Eight days after Orlando shootings, US Senate rejects gun control bills
NRA logic: Don't let ten innocent go gun-less to keep one terrorist at bay
Just last week, the world witnessed the unfolding of a horrific massacre in an Orlando nightclub. Assailant Omar Mateen, a US citizen who had been profiled as a potential threat by the FBI since 2013, opened fire at a crowd of about 300 unsuspecting civilians, with a military AR-15 type assault rifle and handgun that were all purchased legally via standard regulations and procedures. With 49 dead and 53 injured – the worst mass shooting in the history of the US – the Orlando massacre caused a massive social backlash of citizens and activists calling for more stringent gun control laws in a nation mired with habitual shootings. The first chance that US lawmakers were given to rectify the pandemic of reckless gun ownership was bitterly rejected as Congress failed to forge a compromise on even the most modest of gun curbs.
Divided Senate rejects gun-control laws/Image:AP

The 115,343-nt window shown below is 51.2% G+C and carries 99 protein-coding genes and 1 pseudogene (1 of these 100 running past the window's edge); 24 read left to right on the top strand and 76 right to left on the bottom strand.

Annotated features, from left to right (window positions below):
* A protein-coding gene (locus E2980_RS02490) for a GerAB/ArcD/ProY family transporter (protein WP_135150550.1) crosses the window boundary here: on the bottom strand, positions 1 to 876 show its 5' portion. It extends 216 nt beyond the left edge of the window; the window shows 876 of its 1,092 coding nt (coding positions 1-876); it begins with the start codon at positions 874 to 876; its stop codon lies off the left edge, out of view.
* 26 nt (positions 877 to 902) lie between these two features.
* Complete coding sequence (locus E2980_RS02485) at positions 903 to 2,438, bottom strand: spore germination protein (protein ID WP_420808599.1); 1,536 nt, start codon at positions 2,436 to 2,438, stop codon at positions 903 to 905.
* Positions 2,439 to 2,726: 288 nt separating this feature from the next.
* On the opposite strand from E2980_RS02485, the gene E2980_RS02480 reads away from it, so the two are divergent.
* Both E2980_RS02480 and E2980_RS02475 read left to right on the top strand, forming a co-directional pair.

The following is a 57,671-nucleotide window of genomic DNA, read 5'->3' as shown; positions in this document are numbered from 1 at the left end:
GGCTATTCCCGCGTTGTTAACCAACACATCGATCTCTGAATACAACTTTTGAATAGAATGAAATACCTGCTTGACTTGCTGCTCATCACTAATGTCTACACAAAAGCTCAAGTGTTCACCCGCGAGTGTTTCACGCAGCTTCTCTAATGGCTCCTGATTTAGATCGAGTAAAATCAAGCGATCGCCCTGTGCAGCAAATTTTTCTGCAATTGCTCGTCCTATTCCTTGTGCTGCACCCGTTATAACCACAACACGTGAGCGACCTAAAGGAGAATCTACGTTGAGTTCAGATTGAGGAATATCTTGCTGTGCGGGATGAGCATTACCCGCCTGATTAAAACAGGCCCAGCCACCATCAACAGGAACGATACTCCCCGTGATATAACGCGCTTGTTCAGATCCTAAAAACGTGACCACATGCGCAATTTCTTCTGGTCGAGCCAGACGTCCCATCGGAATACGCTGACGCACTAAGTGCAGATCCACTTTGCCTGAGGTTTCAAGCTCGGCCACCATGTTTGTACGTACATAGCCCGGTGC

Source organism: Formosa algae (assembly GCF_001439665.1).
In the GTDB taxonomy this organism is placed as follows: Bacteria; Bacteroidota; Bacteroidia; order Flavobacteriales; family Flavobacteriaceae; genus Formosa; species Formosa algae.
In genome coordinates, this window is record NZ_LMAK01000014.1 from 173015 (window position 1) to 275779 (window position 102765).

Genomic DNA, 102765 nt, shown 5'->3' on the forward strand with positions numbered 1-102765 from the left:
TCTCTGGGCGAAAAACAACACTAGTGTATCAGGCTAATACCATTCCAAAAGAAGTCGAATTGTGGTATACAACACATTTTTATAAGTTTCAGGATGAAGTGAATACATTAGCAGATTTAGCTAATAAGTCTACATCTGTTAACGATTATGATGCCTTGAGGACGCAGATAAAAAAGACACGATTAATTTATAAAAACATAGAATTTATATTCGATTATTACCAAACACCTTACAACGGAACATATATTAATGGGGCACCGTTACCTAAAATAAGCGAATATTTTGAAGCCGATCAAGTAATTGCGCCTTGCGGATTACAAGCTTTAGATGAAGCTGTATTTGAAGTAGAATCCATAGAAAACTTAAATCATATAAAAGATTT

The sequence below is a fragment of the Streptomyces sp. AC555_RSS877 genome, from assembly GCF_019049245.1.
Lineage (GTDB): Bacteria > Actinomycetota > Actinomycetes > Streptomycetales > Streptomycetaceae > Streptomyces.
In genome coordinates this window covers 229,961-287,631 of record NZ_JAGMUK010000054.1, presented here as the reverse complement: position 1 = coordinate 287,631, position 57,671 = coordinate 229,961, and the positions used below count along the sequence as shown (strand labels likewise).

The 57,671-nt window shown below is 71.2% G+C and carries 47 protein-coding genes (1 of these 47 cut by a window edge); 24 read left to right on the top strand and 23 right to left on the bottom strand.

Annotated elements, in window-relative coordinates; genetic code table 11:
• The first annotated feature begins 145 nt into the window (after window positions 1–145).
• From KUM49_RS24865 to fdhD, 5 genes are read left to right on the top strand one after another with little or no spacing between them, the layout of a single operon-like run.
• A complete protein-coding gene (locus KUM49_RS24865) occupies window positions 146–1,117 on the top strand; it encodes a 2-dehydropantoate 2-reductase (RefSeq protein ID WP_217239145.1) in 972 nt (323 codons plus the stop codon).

The U.S Senate rejected four separate proposals on gun controls as Democratic and Republican senators decided to vote along party lines by blocking each other’s bills. Senators failed to agree on the degree to which gun control should be enforced in the most heavily armed nation in the world. Though last week’s massacre has pressured Congress to swiftly take the issue to the floor, the gun-control measures were ultimately lost amidst the lingering political power of gun rights defenders and the National Rifle Association(NRA). Not to mention the age-old continuance of political bureaucracy as many senators opted to disagree for the sake of disagreeing.
On the left side of the ring, Republican Senator John Cornyn said: “Our colleagues want to make this about gun control when what we should be making this about is the fight to eliminate the Islamic extremism that is the root cause for what happened in Orlando. My colleagues in many ways want to treat the symptoms without fighting the disease." In a tune as old as song, the senator attempts to divert the attention from one hand by using a soundbite from another. Despite the fact that Mateen had stated allegiance to the IS, the CIA has not been “able to uncover any link” between the Orlando killer and the jihadist group, dubbing the shooting as a domestic incident of terror.